Design_with_benefits
The Dish

Want to grow tomatoes but run out of fertilizer? Your pee can do the trick.

Exchange: a quirky, innovative project that advocates for mutually beneficial interactions between humans and vegetables.

Interested in growing tomatoes without using artificial fertilizer? Gaspard Tiné-Berés has a simple solution for you: pee on them.

The unconventional “Exchange (by amical agrement)” project grew as a result of a project for Gaspard’s design class at ESAD de Reims, where he was asked to explore how vegetables can be more integrated into public spaces.

This project was inspired by a study led by Surendra Pradhan, an environmental researcher in biology at the University of Kuiopio in Finland, in which human urine proved to be an efficient fertilizer for tomatoes.

Gaspard’s project, “Exchange,” utilizes human urine to help grow tomatoes, emphasizing the interaction between vegetable and human being, each benefiting from the production of one another. He essentially designed a planter with a clay collection cup where you can pee and administer natural nutrients, which mirror that of fertilizers, that allow tomatoes to grow healthily in your backyard.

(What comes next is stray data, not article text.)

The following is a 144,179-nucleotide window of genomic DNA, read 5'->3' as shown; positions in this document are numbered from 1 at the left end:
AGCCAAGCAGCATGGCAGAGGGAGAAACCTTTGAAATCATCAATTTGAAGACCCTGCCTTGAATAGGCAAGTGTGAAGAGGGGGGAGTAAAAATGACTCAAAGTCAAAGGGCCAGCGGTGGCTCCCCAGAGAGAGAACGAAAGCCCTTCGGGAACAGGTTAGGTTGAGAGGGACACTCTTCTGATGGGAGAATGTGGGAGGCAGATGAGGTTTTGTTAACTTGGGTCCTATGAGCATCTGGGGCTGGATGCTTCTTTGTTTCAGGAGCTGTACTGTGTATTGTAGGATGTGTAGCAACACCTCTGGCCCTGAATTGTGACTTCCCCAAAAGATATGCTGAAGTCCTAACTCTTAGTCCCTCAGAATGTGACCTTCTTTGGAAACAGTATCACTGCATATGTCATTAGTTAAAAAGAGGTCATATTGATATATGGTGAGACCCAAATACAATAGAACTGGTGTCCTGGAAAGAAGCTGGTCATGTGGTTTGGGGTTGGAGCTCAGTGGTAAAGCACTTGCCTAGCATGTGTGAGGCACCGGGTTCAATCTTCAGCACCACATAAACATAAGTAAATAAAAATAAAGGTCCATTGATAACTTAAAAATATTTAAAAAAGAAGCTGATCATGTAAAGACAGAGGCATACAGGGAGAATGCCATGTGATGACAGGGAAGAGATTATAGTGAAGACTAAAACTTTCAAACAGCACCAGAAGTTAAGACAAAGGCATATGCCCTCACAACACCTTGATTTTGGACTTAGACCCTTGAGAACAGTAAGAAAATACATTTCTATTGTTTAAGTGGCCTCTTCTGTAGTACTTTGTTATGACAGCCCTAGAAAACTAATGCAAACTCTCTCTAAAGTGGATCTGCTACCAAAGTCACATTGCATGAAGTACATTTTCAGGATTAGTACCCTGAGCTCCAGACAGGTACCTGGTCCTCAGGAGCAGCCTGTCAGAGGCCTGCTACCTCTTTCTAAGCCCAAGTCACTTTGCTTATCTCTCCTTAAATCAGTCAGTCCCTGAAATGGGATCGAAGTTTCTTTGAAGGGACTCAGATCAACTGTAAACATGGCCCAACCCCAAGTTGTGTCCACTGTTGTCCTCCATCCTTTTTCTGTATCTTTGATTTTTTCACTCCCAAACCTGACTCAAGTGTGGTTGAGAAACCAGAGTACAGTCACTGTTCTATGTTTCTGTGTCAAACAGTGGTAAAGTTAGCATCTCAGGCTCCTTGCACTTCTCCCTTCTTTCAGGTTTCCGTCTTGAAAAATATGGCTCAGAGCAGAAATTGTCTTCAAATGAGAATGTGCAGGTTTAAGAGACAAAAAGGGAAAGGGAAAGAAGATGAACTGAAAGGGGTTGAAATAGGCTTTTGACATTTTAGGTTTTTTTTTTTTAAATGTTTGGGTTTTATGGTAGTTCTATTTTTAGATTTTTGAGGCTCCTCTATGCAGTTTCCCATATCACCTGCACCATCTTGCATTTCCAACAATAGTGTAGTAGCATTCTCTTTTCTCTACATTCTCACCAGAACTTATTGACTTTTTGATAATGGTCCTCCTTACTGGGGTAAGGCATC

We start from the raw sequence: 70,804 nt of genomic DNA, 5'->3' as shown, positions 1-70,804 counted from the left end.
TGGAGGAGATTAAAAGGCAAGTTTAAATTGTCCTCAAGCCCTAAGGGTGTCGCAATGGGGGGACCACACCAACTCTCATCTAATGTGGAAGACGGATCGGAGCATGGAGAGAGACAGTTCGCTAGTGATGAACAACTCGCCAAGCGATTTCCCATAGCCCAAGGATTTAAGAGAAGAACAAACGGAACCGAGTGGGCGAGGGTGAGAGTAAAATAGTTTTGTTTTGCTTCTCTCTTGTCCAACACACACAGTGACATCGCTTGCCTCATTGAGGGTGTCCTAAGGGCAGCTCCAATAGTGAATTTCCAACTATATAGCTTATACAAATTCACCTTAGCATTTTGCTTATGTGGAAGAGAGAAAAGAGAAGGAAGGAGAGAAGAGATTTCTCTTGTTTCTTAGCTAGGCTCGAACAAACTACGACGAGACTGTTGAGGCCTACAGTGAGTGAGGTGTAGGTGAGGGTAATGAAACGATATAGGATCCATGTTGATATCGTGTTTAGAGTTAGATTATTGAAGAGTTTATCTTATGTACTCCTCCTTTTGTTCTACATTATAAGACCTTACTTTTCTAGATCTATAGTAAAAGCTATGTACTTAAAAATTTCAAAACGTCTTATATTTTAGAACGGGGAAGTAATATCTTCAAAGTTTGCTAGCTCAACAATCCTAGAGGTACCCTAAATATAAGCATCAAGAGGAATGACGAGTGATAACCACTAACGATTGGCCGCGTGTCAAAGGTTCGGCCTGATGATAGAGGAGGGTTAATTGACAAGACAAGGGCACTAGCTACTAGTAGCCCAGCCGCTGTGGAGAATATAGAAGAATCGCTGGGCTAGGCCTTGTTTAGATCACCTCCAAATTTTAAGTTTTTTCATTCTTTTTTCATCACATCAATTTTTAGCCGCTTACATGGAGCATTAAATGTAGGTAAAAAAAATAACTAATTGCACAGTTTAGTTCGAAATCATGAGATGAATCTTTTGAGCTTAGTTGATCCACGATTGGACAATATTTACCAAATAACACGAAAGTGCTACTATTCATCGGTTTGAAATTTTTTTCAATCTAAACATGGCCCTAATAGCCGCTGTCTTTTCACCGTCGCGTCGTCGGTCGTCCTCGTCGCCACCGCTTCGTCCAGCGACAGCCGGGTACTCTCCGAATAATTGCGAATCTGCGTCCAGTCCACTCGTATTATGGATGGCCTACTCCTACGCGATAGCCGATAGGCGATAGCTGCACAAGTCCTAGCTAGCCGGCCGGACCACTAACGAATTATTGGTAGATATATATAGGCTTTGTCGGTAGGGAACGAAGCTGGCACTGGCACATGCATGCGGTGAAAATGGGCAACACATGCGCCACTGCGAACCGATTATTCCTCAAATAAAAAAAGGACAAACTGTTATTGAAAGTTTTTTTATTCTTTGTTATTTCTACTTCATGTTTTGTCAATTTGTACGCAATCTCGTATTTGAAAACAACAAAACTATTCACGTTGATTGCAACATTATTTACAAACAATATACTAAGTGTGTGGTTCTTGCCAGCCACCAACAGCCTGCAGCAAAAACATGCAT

“The biggest challenge was to find a plant that would actually benefit from an interaction with humans. Humans regularly benefit from plants, but it's rarely ever a fair trade-- a truly mutually beneficial arrangement,” Gaspard tells Design with Benefits.

“Here, with the tomato plants, it works because both the plant and the human are making something out of the other’s waste or production.”

The tomatoes benefit from the fertilizing nutrients in the urine, while humans can grow healthy tomatoes by contributing a plentiful and essentially free resource. Nobody likes driving to the store to buy fertilizer. And besides, why wouldn’t you want to champion an eco-friendly lifestyle and save some cash? Double win.

Gaspard is now working with Tristan Kopp at a design studio based in north London called Re-Do Studio.

Re-Do Studio is currently designing experimental and sustainable products, such as the Re-Done bike, which allows people to build their own bicycles out of scrap ones, and flat-packed customer-assembled felt slippers made by disabled persons in social workshops.

“At Re-Do Studio, we’re dedicated to investigating alternative ways of production, with the aim of shortening the cycle between the manufacturer and the final consumer,” says Gaspard. “We think design is a great platform to mix various skills and knowledge in order to apply them to daily life.”

Exchange: Tomato Planter
Exchange: Tomato Planter
prodUSER: Make Your Own Bike
prodUSER: Make Your Own Bike